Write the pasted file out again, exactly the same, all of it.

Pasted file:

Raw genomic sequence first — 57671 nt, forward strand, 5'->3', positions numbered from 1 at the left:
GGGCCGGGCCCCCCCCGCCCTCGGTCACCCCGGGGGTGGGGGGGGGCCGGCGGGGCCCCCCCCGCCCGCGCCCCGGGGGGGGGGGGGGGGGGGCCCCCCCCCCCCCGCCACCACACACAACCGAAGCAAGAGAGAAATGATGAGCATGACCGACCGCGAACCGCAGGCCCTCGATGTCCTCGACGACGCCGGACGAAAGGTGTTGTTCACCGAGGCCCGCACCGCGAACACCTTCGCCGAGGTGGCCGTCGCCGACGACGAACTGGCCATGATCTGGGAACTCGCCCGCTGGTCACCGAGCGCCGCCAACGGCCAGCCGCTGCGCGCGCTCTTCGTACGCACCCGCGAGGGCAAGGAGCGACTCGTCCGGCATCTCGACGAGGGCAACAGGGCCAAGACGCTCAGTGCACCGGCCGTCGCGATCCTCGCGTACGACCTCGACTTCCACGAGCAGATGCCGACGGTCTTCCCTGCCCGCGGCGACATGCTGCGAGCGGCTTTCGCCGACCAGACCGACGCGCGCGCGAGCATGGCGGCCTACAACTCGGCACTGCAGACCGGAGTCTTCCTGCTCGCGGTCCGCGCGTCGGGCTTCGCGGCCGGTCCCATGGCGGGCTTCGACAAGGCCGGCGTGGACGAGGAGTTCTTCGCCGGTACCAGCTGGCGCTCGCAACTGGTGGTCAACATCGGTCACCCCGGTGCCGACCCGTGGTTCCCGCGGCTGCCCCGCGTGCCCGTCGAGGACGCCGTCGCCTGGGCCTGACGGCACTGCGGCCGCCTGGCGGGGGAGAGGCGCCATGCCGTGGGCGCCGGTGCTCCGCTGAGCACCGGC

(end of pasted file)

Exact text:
Raw genomic sequence first — 57671 nt, forward strand, 5'->3', positions numbered from 1 at the left:
GGGCCGGGCCCCCCCCGCCCTCGGTCACCCCGGGGGTGGGGGGGGGCCGGCGGGGCCCCCCCCGCCCGCGCCCCGGGGGGGGGGGGGGGGGGGCCCCCCCCCCCCCGCCACCACACACAACCGAAGCAAGAGAGAAATGATGAGCATGACCGACCGCGAACCGCAGGCCCTCGATGTCCTCGACGACGCCGGACGAAAGGTGTTGTTCACCGAGGCCCGCACCGCGAACACCTTCGCCGAGGTGGCCGTCGCCGACGACGAACTGGCCATGATCTGGGAACTCGCCCGCTGGTCACCGAGCGCCGCCAACGGCCAGCCGCTGCGCGCGCTCTTCGTACGCACCCGCGAGGGCAAGGAGCGACTCGTCCGGCATCTCGACGAGGGCAACAGGGCCAAGACGCTCAGTGCACCGGCCGTCGCGATCCTCGCGTACGACCTCGACTTCCACGAGCAGATGCCGACGGTCTTCCCTGCCCGCGGCGACATGCTGCGAGCGGCTTTCGCCGACCAGACCGACGCGCGCGCGAGCATGGCGGCCTACAACTCGGCACTGCAGACCGGAGTCTTCCTGCTCGCGGTCCGCGCGTCGGGCTTCGCGGCCGGTCCCATGGCGGGCTTCGACAAGGCCGGCGTGGACGAGGAGTTCTTCGCCGGTACCAGCTGGCGCTCGCAACTGGTGGTCAACATCGGTCACCCCGGTGCCGACCCGTGGTTCCCGCGGCTGCCCCGCGTGCCCGTCGAGGACGCCGTCGCCTGGGCCTGACGGCACTGCGGCCGCCTGGCGGGGGAGAGGCGCCATGCCGTGGGCGCCGGTGCTCCGCTGAGCACCGGC